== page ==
Friday, 14 August 2015

Battle on the border, 18 September 1701 One Hour Wargame scenario

After the action at Valk the new Russian commander, General Kantstanski, led a withdrawal to the Livonian border. General Vakt, sensing he had an advantage that he could press decided to pursue the Russian force. Upon reaching the Ludzha river he found a bridge guarded by a single battery. The plan was simply to storm this bridge and carry on to intercept the Russians before they reached the defences of Pskov. Little did he know that the new Russian commander had a surprise in store for him.
This action plays out scenario 18 from Neil Thomas' One Hour Wargames - Breakthrough. I rolled up two 6 unit forces which included some units that had already taken a bit of a battering in the previous action.
The view from the Swedish side in turn one. 
Arrayed ready to try to force the bridge.
The solitary Russian gun guards the road at the bridge.
The Swedes begin their advance. The Vasterbotten regiment will have the privilege of forcing the bridge. You can see that a couple of units already have casualties from the battle at Valk.

Wait! Where did all those Russians come from?
The battle begins. The Tverski Dragoons charge across a hidden ford straight into the Uppland regiment. The Moscowski Dragoons follow on foot - blocking their ability to recoil any distance.
The Smaland cavalry spin around and charge the Tverski regiment in the flank, rolling a 6 and running them down (6 +2 for cavalry charging doubled for a flank attack - devastating!).
The Vasterbotten regiment charges into the hail of grapeshot.
And they have no fire support as the artillery is kept busy by the arrival of the Russian infantry.
The Smaland cavalry regiment charge into the Dragoons who have recrossed the river to defend the banks. After taking out a few of the enemy they fall back from the combat.
The Semenovski cross the river at another ford the Swedes had no idea about!
The Vasterbotten continues to charge into the guns only to be repulsed by close range canister.
Trying to rally the Vasterbotten regiment General Vakt is hit by a piece of grapeshot and is carried from the field.
The Smenovski regiment begin to press the Karelska cavalry regiment, advancing and whittling them down with fire.
The Russian artillery is shredding the Vasterbotten regiment.
The Dragoons continue to defend their position.
Using the cover of the river bank the Swedish infantry are driven off.
The artillery are dangerously close to being wiped out - just one more charge!
The Swedish artillery is likewise imperiled by the Butyrski regiment.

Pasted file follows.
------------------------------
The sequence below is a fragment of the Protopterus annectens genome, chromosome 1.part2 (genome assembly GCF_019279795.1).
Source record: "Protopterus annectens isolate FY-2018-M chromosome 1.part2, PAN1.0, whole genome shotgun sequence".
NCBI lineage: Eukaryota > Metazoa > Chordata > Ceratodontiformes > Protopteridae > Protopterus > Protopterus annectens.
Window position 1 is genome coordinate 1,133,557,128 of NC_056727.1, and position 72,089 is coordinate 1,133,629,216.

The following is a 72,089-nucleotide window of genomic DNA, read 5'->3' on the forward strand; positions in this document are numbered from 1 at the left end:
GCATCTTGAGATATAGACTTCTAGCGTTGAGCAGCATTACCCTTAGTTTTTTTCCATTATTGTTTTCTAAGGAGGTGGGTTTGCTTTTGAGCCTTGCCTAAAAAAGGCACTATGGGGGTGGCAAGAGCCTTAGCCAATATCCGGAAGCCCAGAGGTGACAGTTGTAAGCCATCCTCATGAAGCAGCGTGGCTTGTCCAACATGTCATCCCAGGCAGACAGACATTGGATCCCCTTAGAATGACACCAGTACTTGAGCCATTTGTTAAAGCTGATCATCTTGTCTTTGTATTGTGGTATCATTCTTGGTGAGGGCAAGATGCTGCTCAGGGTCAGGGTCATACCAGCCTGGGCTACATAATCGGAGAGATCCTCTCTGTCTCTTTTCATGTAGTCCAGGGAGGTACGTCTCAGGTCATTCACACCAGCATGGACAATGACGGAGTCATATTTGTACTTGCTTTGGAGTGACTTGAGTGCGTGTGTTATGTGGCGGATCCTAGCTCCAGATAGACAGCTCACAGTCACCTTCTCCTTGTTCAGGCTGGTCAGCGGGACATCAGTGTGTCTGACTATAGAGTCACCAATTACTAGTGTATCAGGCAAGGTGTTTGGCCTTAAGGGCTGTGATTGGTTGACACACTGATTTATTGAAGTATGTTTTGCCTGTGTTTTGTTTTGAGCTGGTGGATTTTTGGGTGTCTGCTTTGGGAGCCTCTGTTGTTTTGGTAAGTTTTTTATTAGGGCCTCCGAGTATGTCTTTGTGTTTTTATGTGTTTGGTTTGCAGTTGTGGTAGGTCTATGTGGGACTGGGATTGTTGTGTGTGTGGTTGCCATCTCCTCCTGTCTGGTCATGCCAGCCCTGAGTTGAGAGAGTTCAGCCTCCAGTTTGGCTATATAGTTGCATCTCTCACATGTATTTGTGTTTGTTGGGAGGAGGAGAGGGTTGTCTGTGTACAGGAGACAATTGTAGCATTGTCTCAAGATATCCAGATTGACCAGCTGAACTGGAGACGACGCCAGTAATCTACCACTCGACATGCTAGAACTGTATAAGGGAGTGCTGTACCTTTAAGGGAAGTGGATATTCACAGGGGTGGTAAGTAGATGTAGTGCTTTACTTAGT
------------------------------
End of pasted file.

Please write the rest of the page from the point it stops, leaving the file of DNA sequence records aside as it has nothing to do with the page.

The Semenovski Guard continue to press the isolated Karelska regiment that just can't seem to break them.
The Uppland regiment are once again see off.
The Russians roll a 6! The Vasterbotten regiment breaks!

With just a solitary hit remaining the Swedish artillery likewise rolls a miracle and the Butyrski regiment are dissipated.
This will be the end for the Karelska regiment. But it is turn 13. This last charge has stopped the town from falling and the Swedish line of retreat is still open.
The Jonkopings regiment follows in the footsteps of their Vasterbotten colleagues and removes the artillery. - They have the bridge!
Turn 15 and the Semenovski guard wipe out the Karelska regiment but are out of time to occupy the town.
Stalemate has ensued on the Swedish left flank. The brave Moscowski Dragoons have put in another creditable performance and held the ford.
The Ingermanlandski regiment advances to contest the bridge.
The situation on Turn 15. The Swedes have the bridge and the Russians have not taken the town, so technically a Swedish victory, but in the context of the campaign this is a very bloody draw.
Left in possession of the field the Swedes had time to mourn over the demise of the gallant General Vakt (he rolled a '2').  With so many casualties the decision was made to return to Marienburg to bury the genral and recover. The Russians likewise felt it prudent to return to Pskov and await reinforcements. This covers the October turn of the campaign.



  1. I've recently started using tweaked versions of OHW for my own Napoleonic and WWII games. Really simple mechanics and very playable.
    Really enjoyed your battle report and look forward to the next instalment!

    1. Hi Claybo, welcome aboard. I was going to play this campaign out with tweaked versions of Neil Thomas' Napoleonic Rules, but I actually prefer these. They are fantastic for solo gaming.

  2. Great minis and splendid pictures...not easy to take a bridge!

    1. Not when it is into the muzzles of the artillery! Thanks Phil.

  3. Great report Nate! Looks fantastic!

    1. Cheers Rodger. These One Hour Wargames are enjoyable little diversions from the painting table!

  4. Thanks for the detailed batrep! Inspires my own solo and hosting work.

    There's a real challenge to working with such a simple set of rules to give them a little more period detail without spoiling the basic design. Still, one very lacking issue I discovered was rules for units contacting units. I had to add a few paragraphs of rules after several playtests with experienced gamers. One designer I know opted the opinion that rules for contact are a make/break point for most rule sets and now I agree.

    I'm working on 1HW rules for ECW which will be up here:
    and have finished - for now - my dark ages variant:
    I've tried to keep within the spirit of the rules and only use the most simple changes which takes a lot more work than adding lots of rules.

    Another solo asset I've found is "Programmed Wargames Scenarios" by C.S. Grant. Useful for giving more context to both playtesting as well as testing design concepts. It's handy to have a set of defense orders for a side altho one still has to try and implement the orders for the opposition in a sensible manner.

    Happy gaming!